Crowe's suggestion would seem to be compatible with Rahner's claim that "it is permissible to approach Christology from a universal pneumatology and not only to proceed in the opposite direction, so that Jesus Christ appears as the unsurpassable peak of a universal history of grace."(19) Rahner more obviously than Crowe, however, sees the reversal of the missions as a complement to, rather than a replacement for, our usual pattern of thinking about the two missions. If it is valid to consider the mission of the Spirit not only as the consequence but also as the condition of the sending of the Son, and if the economic Trinity (God's historical activity) is not to be separated from the immanent Trinity (God's internal being), then we must be prepared to rethink the order of the eternal processions. "Must room not somehow be found," Heron provocatively asks, "to affirm a double relationship between the Son and Spirit which is as ultimate in the life of God as in the work of salvation?"(20)

It is impossible to consider the role of the Holy Spirit in the mysteries of salvation and not to wonder how deeply we have welcomed the Spirit into our own life of faith. We are led to ask whether we are as forgetful of the Spirit as Christian theology has tended to be. How frequently, for example, do we address the Father in our personal prayer "in the name of Jesus" and fail to articulate our belief that such prayer is enabled by the personal presence and power of the Spirit? Are we as Trinitarian in our everyday prayer life as we claim to be in our liturgical confessions of faith? Is our life of faith centered on both Jesus and the Spirit? Are we as sensitive to the fact that we are saved only in the Father's gift of the Spirit of Jesus as we are to the fact that the Father's gift of salvation is ours only through Jesus' death and resurrection?

A major concern of current reflection on the Holy Spirit is the desire to express the mutuality of the missions of the Son and the Spirit in a manner which respects both the absolute centrality of the Christ event and the absolute equality of the two missions. If the sending of the Spirit is not as important as that of the Son, the doctrine of the Trinity collapses. That is not to say, however, as Kilian McDonnell has so carefully noted, that the doctrine of the Spirit constitutes "a second theological focus in the sense of a second theological body of knowledge alongside Christology."(21) The Spirit operates at the center of the Christological moment, at the center of Christian spirituality. Sensitivity to the presence and power of the Spirit in one's life in Christ deepens one's appreciation of the presence and power of Christ; it does not add a second "Spiritual" experience. To live in the Spirit is to live in the Spirit of Jesus. When our passion for the Spirit does not intensify our longing for Jesus, something is wrong.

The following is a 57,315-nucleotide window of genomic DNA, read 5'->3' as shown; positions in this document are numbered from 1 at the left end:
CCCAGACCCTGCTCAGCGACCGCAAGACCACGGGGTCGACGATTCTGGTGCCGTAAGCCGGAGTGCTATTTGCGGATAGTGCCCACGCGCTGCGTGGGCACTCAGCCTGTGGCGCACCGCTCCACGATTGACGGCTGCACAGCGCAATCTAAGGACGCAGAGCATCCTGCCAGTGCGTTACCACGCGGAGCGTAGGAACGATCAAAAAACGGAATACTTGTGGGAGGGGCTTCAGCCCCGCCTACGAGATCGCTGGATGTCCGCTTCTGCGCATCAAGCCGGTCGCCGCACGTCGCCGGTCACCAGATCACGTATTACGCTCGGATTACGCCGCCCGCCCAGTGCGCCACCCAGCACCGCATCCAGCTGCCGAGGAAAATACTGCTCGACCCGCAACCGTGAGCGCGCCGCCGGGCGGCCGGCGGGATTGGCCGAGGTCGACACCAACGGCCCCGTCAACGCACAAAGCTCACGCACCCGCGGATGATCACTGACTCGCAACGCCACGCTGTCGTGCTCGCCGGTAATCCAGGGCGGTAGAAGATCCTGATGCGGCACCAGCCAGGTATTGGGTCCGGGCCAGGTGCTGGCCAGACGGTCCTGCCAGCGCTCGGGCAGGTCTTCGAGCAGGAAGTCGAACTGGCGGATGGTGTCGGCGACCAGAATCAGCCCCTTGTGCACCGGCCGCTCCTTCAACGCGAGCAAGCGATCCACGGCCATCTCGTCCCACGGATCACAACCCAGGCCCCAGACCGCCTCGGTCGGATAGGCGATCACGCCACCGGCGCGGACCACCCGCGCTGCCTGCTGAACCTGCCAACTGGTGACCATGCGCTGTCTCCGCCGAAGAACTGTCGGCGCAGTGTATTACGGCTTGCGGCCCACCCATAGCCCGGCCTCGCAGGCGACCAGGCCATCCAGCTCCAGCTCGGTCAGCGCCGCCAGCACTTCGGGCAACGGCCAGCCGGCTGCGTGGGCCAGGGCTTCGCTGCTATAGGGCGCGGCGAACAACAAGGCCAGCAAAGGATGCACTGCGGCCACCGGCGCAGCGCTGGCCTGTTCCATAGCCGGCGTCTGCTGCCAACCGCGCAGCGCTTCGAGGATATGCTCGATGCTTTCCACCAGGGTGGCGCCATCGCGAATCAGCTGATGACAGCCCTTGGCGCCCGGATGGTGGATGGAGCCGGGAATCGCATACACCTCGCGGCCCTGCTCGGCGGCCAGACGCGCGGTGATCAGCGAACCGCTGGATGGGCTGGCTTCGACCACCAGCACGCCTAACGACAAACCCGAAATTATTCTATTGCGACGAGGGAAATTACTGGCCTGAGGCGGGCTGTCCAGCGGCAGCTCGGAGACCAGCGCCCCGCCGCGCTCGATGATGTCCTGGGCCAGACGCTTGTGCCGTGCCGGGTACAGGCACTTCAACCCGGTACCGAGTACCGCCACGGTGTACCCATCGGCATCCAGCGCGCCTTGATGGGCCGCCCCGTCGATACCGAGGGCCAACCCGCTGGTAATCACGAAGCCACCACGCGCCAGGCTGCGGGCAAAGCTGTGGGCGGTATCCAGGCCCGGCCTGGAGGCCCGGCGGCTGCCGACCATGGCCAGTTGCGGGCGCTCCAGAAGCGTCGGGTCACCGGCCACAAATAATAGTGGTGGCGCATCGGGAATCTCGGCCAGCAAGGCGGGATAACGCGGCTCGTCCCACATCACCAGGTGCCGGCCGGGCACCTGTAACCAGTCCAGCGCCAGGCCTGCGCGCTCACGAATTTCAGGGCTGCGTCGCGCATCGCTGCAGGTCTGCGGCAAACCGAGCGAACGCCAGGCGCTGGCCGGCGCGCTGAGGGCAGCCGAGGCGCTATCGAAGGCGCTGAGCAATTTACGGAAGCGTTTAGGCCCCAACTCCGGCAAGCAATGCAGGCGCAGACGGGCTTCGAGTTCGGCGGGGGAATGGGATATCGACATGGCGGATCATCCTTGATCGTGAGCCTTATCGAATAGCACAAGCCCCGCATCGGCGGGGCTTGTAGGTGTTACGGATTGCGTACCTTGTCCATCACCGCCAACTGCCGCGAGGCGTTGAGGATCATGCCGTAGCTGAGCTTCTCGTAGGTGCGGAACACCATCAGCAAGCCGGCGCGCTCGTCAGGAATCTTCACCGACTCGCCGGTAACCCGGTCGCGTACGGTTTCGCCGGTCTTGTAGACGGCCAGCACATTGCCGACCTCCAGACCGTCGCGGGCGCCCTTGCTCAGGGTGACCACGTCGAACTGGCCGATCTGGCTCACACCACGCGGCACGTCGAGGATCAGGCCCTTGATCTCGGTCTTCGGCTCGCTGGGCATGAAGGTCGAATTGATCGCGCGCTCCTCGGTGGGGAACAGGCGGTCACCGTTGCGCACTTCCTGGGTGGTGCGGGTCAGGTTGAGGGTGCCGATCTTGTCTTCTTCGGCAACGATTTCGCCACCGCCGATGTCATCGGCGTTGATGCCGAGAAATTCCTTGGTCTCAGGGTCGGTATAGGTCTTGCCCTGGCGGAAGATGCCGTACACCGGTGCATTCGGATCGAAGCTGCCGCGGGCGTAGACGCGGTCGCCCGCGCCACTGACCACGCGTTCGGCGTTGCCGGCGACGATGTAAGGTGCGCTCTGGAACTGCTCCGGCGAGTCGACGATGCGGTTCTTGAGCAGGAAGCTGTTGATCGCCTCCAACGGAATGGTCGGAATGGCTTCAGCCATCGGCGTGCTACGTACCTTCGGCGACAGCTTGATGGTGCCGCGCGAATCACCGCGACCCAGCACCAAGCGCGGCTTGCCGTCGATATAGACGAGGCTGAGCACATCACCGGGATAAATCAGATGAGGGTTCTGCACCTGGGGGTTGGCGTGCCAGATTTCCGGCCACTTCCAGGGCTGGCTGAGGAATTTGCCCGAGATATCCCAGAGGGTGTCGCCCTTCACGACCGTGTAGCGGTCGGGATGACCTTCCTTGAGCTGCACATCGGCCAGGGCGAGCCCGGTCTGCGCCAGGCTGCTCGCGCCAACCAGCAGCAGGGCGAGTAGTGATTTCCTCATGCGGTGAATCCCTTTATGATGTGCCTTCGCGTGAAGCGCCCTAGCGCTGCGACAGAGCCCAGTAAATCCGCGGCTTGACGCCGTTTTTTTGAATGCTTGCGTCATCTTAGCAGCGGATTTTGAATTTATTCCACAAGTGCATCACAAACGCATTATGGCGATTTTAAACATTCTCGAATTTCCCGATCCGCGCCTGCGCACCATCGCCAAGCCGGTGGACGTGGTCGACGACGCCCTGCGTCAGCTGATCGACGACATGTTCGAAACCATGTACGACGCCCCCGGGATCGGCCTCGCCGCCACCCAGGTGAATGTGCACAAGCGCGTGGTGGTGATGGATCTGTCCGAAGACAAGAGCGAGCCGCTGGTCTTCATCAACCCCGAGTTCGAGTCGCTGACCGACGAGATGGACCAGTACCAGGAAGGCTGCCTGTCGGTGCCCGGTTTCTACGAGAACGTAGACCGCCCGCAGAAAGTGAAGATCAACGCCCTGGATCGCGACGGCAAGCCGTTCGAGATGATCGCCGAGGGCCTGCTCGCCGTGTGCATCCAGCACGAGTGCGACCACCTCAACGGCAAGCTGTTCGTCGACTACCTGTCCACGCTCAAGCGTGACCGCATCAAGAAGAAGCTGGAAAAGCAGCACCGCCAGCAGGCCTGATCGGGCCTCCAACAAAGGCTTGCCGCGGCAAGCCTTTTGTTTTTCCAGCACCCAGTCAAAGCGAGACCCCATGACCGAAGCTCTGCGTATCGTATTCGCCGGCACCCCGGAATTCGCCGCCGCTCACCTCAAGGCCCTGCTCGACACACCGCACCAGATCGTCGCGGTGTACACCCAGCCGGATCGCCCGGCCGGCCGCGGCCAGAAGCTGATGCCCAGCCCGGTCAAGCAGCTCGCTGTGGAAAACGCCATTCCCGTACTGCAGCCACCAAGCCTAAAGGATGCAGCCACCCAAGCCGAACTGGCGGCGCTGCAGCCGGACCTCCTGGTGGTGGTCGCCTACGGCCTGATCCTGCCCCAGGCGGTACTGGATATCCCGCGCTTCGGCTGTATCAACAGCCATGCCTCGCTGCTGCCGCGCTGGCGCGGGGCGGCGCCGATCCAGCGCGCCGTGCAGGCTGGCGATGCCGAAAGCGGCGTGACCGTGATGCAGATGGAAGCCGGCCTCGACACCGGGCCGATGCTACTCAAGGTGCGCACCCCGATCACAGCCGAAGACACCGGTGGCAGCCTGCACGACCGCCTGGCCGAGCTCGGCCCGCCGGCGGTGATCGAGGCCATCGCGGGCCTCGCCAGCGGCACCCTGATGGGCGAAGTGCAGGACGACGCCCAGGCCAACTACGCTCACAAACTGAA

A final point. The theology of the Holy Spirit is the theology of the Spirit of Jesus who is sent by the Father. The Spirit lives forever in the hearts of those graced by the Father's self-gift. If we are to appreciate the unique personal presence of the Spirit in creation and thus come to understand more deeply the person of the Holy Spirit, then we must be particularly sensitive to the mystery of grace in the lives of believers. Pneumatology is inseparable from theological anthropology. It is as impossible to know the Spirit while bracketing the communion of saints as it is impossible to know the Son of the Father while bracketing Jesus. The humanity of Jesus and the entire order of graced creation are our eternal entree to the glory of the Father.

  1. J. Patout Burns and Gerald M. Fagin, The Holy Spirit, Message of the Fathers of the Church (Wilmington, Delaware: Michael Glazier, Inc., 1984), p. 11.
  2. Kilian McDonnell, "A Trinitarian Theology of the Holy Spirit?" Theological Studies 46 (1985): 191.
  3. See, for example, Burns and Fagin, pp. 11-12, and Yves M. J. Congar, I Believe in the Holy Spirit, vol. 1, trans. David Smith (New York: The Seabury Press, 1983), pp. vii-viii and 159-66.
  4. Ibid., p. 214.
  5. See, for example, Cyril Richardson, The Doctrine of the Trinity (New York: Abingdon Press, 1958), pp. 145-46, and G. W. H. Lampe, God as Spirit, 1976 (Oxford: Clarendon Press, 1977), pp. 116, 118.
  6. Karl Rahner, The Trinity, trans. Joseph Donceel (London: Burns and Oates, 1970), pp. 10-11.
  7. Ibid., p. 120.
  8. For a detailed treatment of the following discussion see Rahner, The Trinity, pp. 24-33. 9 Ibid., p. 100.
  9. David Coffey, "The Gift of the Holy Spirit," Irish Theological Quarterly 38 (1971): 221.
  10. Coffey uses the notion of "divine formal causality" in order to explain the sending of the Spirit; he uses the doctrine of circumincession or perichoresis to explain the concomitant coming of the Father and the Son. See pp. 206-11 and 220.
  11. Heribert Muhlen, "Das Christusereignis als Tat des Heiligen Geistes," Mysterium Salutis 3/2 (Einsiedeln: Benziger, 1969), pp. 514-15 cited by McDonnell, "A Trinitarian Theology," p. 206.
  12. John O'Donnell, "Theology of the Holy Spirit, I: Jesus and the Spirit," The Way 23 (1983): 48.
  13. Philip J. Rosato, "Spirit Christology: Ambiguity and Promise," Theological Studies 38 (1977): 435.
  14. McDonnell, "A Trinitarian Theology," p. 210.
  15. Ibid., p. 215.
  16. Alasdair I. C. Heron, The Holy Spirit (Philadelphia: Westminster Press, 1983), p. 177. Emphasis deleted.
  17. Frederick E. Crowe, Son of God, Holy Spirit, and World Religions: The Contribution of Bernard Lonergan to the Wider Ecumenism, Chancellors Address, no. 2 (Toronto: Regis College, 1984), p. 8.
  18. Karl Rahner, "Foundations of Christian Faith," Theological Investigations, vol. 19, (New York: Crossroad, 1983), p. 10.
  19. Heron, The Holy Spirit, p. 177.
  20. McDonnell, "A Trinitarian Theology of The Holy Spirit," p. 226.